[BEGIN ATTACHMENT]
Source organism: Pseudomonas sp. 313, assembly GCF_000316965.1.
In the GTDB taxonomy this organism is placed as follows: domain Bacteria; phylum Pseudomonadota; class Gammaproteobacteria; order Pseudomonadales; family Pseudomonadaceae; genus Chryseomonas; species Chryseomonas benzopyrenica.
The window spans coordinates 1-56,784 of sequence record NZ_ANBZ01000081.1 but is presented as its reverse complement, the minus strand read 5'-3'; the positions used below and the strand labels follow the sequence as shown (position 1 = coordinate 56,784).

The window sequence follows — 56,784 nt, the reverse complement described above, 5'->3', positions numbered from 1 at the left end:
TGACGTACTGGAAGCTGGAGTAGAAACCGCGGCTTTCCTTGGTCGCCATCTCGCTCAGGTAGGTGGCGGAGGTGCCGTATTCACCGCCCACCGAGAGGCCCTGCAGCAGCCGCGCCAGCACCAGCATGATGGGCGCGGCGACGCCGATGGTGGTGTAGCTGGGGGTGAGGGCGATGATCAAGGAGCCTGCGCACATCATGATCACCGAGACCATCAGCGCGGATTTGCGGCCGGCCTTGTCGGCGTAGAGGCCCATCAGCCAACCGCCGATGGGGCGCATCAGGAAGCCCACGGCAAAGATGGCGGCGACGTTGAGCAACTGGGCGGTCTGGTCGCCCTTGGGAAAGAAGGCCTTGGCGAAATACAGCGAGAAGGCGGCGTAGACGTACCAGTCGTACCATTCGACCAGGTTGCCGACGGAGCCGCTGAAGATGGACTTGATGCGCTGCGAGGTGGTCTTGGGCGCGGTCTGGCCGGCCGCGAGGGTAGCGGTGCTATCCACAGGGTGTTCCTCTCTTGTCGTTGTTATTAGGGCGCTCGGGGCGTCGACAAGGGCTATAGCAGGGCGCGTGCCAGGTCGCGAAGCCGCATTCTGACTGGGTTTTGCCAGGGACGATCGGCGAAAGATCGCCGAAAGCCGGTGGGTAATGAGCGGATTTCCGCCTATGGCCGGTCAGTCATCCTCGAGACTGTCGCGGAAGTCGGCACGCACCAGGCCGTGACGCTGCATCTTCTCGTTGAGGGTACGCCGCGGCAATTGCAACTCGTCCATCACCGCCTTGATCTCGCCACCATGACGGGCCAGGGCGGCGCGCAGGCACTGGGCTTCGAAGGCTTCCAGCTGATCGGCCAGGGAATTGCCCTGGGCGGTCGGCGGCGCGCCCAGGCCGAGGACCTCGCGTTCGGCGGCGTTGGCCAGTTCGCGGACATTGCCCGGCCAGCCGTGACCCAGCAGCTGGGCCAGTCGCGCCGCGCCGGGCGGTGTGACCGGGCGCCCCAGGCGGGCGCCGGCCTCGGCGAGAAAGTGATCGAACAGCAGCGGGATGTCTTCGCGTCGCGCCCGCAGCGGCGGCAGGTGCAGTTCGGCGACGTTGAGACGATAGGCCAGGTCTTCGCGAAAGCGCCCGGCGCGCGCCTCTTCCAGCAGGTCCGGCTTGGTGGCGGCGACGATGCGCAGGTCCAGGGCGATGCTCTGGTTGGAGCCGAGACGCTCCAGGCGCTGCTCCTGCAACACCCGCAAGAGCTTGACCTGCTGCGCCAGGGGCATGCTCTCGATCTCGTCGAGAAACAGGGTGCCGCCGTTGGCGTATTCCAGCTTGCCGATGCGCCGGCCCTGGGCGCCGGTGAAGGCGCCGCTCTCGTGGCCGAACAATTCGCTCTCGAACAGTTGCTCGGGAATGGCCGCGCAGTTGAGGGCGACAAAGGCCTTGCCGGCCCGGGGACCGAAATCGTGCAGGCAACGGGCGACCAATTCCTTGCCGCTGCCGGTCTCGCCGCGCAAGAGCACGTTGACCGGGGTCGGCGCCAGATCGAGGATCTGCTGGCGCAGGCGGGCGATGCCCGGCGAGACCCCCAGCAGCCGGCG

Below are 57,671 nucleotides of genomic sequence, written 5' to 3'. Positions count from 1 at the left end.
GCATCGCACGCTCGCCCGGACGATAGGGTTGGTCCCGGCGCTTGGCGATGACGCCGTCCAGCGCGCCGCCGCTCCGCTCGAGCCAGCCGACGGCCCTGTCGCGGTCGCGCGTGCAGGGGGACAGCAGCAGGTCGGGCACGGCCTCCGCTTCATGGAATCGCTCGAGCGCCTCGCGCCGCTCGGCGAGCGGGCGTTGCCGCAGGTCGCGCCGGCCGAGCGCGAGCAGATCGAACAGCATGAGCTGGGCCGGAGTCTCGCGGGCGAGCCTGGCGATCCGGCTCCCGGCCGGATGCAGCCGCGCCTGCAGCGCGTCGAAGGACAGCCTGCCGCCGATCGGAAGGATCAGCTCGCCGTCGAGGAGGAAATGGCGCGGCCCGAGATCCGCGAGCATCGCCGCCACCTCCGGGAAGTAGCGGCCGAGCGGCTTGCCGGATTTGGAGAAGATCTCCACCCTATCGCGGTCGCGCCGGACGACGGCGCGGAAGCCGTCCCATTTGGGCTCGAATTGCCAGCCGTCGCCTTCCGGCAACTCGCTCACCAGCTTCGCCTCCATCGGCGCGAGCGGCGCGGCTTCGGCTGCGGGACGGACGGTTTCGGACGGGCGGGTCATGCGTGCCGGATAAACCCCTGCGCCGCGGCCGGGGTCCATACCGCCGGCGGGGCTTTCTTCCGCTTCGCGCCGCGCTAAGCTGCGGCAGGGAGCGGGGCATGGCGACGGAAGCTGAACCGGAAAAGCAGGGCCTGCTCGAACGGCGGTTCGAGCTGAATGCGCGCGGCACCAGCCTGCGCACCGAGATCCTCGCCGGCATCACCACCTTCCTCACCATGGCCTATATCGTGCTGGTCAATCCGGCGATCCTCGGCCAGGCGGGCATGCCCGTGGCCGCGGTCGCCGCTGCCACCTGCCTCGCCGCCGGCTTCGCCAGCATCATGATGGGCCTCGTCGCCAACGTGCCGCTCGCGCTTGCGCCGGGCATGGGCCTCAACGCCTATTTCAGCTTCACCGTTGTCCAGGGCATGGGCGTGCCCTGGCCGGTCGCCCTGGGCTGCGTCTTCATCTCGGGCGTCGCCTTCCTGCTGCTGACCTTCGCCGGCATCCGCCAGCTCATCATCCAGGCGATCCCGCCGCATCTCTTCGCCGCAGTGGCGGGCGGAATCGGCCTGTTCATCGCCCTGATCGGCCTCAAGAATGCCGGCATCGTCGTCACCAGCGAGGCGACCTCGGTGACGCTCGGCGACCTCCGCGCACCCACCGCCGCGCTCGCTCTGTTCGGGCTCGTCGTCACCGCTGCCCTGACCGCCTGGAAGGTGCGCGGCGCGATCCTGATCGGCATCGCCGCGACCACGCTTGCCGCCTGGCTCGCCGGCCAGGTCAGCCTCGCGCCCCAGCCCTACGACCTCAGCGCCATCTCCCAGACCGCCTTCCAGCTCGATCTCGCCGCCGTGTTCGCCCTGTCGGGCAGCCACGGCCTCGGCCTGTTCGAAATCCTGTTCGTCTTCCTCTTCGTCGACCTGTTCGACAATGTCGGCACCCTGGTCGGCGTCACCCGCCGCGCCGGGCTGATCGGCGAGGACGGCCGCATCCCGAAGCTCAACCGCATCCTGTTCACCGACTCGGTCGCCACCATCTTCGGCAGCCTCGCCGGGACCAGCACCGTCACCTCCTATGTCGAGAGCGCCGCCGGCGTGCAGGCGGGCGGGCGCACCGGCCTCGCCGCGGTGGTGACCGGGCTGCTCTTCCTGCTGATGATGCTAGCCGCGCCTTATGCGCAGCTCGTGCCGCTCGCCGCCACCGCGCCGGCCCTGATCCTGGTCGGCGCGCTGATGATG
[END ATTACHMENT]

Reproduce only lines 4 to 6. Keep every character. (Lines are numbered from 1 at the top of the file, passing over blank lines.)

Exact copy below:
The window sequence follows — 56,784 nt, the reverse complement described above, 5'->3', positions numbered from 1 at the left end:
TGACGTACTGGAAGCTGGAGTAGAAACCGCGGCTTTCCTTGGTCGCCATCTCGCTCAGGTAGGTGGCGGAGGTGCCGTATTCACCGCCCACCGAGAGGCCCTGCAGCAGCCGCGCCAGCACCAGCATGATGGGCGCGGCGACGCCGATGGTGGTGTAGCTGGGGGTGAGGGCGATGATCAAGGAGCCTGCGCACATCATGATCACCGAGACCATCAGCGCGGATTTGCGGCCGGCCTTGTCGGCGTAGAGGCCCATCAGCCAACCGCCGATGGGGCGCATCAGGAAGCCCACGGCAAAGATGGCGGCGACGTTGAGCAACTGGGCGGTCTGGTCGCCCTTGGGAAAGAAGGCCTTGGCGAAATACAGCGAGAAGGCGGCGTAGACGTACCAGTCGTACCATTCGACCAGGTTGCCGACGGAGCCGCTGAAGATGGACTTGATGCGCTGCGAGGTGGTCTTGGGCGCGGTCTGGCCGGCCGCGAGGGTAGCGGTGCTATCCACAGGGTGTTCCTCTCTTGTCGTTGTTATTAGGGCGCTCGGGGCGTCGACAAGGGCTATAGCAGGGCGCGTGCCAGGTCGCGAAGCCGCATTCTGACTGGGTTTTGCCAGGGACGATCGGCGAAAGATCGCCGAAAGCCGGTGGGTAATGAGCGGATTTCCGCCTATGGCCGGTCAGTCATCCTCGAGACTGTCGCGGAAGTCGGCACGCACCAGGCCGTGACGCTGCATCTTCTCGTTGAGGGTACGCCGCGGCAATTGCAACTCGTCCATCACCGCCTTGATCTCGCCACCATGACGGGCCAGGGCGGCGCGCAGGCACTGGGCTTCGAAGGCTTCCAGCTGATCGGCCAGGGAATTGCCCTGGGCGGTCGGCGGCGCGCCCAGGCCGAGGACCTCGCGTTCGGCGGCGTTGGCCAGTTCGCGGACATTGCCCGGCCAGCCGTGACCCAGCAGCTGGGCCAGTCGCGCCGCGCCGGGCGGTGTGACCGGGCGCCCCAGGCGGGCGCCGGCCTCGGCGAGAAAGTGATCGAACAGCAGCGGGATGTCTTCGCGTCGCGCCCGCAGCGGCGGCAGGTGCAGTTCGGCGACGTTGAGACGATAGGCCAGGTCTTCGCGAAAGCGCCCGGCGCGCGCCTCTTCCAGCAGGTCCGGCTTGGTGGCGGCGACGATGCGCAGGTCCAGGGCGATGCTCTGGTTGGAGCCGAGACGCTCCAGGCGCTGCTCCTGCAACACCCGCAAGAGCTTGACCTGCTGCGCCAGGGGCATGCTCTCGATCTCGTCGAGAAACAGGGTGCCGCCGTTGGCGTATTCCAGCTTGCCGATGCGCCGGCCCTGGGCGCCGGTGAAGGCGCCGCTCTCGTGGCCGAACAATTCGCTCTCGAACAGTTGCTCGGGAATGGCCGCGCAGTTGAGGGCGACAAAGGCCTTGCCGGCCCGGGGACCGAAATCGTGCAGGCAACGGGCGACCAATTCCTTGCCGCTGCCGGTCTCGCCGCGCAAGAGCACGTTGACCGGGGTCGGCGCCAGATCGAGGATCTGCTGGCGCAGGCGGGCGATGCCCGGCGAGACCCCCAGCAGCCGGCG

Below are 57,671 nucleotides of genomic sequence, written 5' to 3'. Positions count from 1 at the left end.